Wednesday, September 26, 2012

Advanced Micro Devices (NYSE:AMD) Hits Another Low On Deteriorating Pc Build And Sales Trends

Share in chip maker Advanced Micro Devices, Inc.(NYSE:AMD) ontinued to show record low on Wednesday after a downgrade by FBR Capital on Tuesday, which cut the target price of the stock to $6 from $7.50 earlier. However, the stock recovered from lows and managed to close higher by 1.22% to $3.32 after creating 3-year low of $3.22 earlier in the session.

Craig Berger, the FBR analyst, however maintained his stock rating at Outperform.

The main reason for the downgrade was the declining demand for personal computers as more and more people resort to tablets, smartphones and other mobile devices.

He said that the deterioration in manufacture of PCs and their sales was hurting AMD's second half business prospects.

Will AMD Rebound After The Recent Slump? Find Out Here

“It seems very well known that PC sales are suffering from weak macro demand (including China and Europe), a complete absence of any back-to- school goodness, tablet/smartphone cannibalization, and a production/sales ‘air pocket’ before the Win8 launch,” Berger wrote in his research note.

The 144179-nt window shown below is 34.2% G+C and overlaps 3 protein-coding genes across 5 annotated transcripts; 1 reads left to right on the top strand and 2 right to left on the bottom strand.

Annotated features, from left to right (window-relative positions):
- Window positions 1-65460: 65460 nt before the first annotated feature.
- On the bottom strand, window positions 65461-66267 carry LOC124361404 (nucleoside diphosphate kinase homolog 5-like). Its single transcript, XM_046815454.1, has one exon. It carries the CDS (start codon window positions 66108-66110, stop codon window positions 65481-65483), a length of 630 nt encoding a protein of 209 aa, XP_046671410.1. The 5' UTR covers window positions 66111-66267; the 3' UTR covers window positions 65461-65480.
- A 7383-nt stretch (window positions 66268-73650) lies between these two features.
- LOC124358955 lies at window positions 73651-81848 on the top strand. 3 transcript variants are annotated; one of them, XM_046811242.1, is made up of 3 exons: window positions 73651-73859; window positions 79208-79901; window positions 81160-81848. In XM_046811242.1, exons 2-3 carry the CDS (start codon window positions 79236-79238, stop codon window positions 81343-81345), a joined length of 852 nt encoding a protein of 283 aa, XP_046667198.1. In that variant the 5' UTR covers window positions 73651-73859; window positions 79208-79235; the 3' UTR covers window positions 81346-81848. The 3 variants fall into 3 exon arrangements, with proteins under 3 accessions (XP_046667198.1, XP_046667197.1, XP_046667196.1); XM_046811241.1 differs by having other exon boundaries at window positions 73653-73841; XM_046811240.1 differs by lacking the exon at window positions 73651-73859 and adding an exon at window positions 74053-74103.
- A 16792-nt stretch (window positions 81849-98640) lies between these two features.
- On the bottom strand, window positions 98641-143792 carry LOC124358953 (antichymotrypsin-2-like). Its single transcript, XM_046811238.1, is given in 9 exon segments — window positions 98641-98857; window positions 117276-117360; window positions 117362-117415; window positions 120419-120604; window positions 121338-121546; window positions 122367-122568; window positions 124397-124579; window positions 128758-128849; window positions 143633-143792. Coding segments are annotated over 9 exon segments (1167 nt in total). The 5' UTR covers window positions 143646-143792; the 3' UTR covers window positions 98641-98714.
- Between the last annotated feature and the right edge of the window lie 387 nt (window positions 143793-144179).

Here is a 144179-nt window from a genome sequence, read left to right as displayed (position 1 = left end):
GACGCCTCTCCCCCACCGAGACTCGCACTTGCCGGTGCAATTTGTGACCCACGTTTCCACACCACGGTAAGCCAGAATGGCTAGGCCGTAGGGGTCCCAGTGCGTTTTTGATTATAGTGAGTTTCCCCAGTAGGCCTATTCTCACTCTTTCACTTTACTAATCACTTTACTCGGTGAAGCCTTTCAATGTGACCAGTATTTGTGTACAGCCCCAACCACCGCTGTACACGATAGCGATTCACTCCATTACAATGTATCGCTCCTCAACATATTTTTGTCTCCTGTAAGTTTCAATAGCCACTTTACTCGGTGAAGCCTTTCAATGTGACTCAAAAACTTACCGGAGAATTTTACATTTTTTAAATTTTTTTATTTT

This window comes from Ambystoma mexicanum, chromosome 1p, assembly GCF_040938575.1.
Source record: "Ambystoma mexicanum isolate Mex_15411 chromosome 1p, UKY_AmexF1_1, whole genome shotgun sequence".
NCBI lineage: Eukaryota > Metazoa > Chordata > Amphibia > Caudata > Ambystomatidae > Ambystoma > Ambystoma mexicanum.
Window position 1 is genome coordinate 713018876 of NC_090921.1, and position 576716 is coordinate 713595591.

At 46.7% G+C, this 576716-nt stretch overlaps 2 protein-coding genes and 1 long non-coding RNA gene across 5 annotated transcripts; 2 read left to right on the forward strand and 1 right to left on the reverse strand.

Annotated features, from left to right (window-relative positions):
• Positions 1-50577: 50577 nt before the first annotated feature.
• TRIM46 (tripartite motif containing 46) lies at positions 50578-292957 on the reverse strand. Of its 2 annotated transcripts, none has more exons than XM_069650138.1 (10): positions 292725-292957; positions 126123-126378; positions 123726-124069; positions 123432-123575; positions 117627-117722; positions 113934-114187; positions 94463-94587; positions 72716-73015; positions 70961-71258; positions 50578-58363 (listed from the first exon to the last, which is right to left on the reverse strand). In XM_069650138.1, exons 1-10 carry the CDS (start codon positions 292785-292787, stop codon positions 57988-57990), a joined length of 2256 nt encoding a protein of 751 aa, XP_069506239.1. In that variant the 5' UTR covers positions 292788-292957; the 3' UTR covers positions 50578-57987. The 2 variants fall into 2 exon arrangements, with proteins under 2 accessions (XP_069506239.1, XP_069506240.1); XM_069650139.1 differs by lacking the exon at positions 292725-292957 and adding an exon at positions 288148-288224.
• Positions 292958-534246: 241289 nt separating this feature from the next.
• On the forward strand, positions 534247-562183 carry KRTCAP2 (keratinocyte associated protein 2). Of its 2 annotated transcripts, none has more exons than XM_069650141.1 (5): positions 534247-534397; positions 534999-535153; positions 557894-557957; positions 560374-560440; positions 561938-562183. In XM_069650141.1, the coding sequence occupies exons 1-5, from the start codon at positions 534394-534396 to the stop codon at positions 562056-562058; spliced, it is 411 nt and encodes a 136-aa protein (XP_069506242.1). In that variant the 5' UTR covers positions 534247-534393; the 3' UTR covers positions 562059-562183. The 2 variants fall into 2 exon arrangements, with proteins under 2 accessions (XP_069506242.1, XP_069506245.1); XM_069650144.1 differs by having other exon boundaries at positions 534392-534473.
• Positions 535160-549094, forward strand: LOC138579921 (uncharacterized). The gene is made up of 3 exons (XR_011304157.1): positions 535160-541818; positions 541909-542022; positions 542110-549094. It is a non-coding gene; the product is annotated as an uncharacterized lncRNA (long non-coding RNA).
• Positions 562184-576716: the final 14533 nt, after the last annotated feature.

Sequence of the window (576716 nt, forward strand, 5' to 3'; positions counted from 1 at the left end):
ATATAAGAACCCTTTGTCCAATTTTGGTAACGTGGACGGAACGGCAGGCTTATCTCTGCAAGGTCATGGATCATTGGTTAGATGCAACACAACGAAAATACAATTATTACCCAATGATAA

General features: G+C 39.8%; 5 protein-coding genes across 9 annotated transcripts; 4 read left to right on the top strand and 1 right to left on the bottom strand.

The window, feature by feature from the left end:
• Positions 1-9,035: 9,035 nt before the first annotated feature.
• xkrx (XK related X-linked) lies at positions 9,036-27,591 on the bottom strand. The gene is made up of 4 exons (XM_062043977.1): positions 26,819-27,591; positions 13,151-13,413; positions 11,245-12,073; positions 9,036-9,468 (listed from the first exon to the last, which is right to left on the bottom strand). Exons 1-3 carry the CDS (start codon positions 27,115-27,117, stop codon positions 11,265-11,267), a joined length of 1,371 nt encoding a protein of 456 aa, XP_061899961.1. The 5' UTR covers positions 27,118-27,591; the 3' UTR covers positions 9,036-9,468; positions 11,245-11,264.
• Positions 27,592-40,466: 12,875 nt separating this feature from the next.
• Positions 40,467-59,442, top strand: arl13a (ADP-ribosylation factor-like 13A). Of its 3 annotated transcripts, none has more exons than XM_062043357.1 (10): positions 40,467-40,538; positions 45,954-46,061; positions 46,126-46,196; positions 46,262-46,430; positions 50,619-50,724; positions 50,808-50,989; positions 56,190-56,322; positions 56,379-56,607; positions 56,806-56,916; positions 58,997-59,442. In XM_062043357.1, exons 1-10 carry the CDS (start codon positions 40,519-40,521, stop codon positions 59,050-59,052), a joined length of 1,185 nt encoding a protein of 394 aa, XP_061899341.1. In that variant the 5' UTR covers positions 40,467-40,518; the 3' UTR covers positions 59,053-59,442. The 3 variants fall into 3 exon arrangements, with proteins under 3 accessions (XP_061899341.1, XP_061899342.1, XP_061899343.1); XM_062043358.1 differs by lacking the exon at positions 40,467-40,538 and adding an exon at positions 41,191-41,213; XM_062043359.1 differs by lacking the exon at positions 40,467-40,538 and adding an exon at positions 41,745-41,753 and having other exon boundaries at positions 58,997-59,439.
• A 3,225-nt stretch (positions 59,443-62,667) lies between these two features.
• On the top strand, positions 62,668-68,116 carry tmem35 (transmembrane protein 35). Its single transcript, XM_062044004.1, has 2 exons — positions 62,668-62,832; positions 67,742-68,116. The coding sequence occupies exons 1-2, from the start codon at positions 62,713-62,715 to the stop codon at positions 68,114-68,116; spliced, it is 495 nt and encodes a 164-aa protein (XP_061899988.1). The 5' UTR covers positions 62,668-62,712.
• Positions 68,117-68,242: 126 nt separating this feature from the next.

“Thus, we are cutting AMD’s financial estimates, taking Q3 sales to the low end of guidance, which now embeds a 20 percent year-over-year revenue decline.”

The declining demand for PCs has been seen in the results of desktop and laptop makers Dell and Hewlett Packard, both of which have cut their forecasts for the year while leading chipmaker Intel has also reduced its estimates.

Berger however noted that the company continued to generate cash and profits and he expected it to make a small profit in the second half of the year.

Berger trimmed his 2012 earnings forecast to 21 cents a share from 29 cents; for 2013, he now sees 10 cents, down from 28 cents. He expects profits a penny a share in Q3 and two cents in Q4, down from five cents and six cents, respectively.

Shares of AMD have fallen over 16% in the past one week after announcing the departure of its Chief Financial Officer Thomas Seifert.

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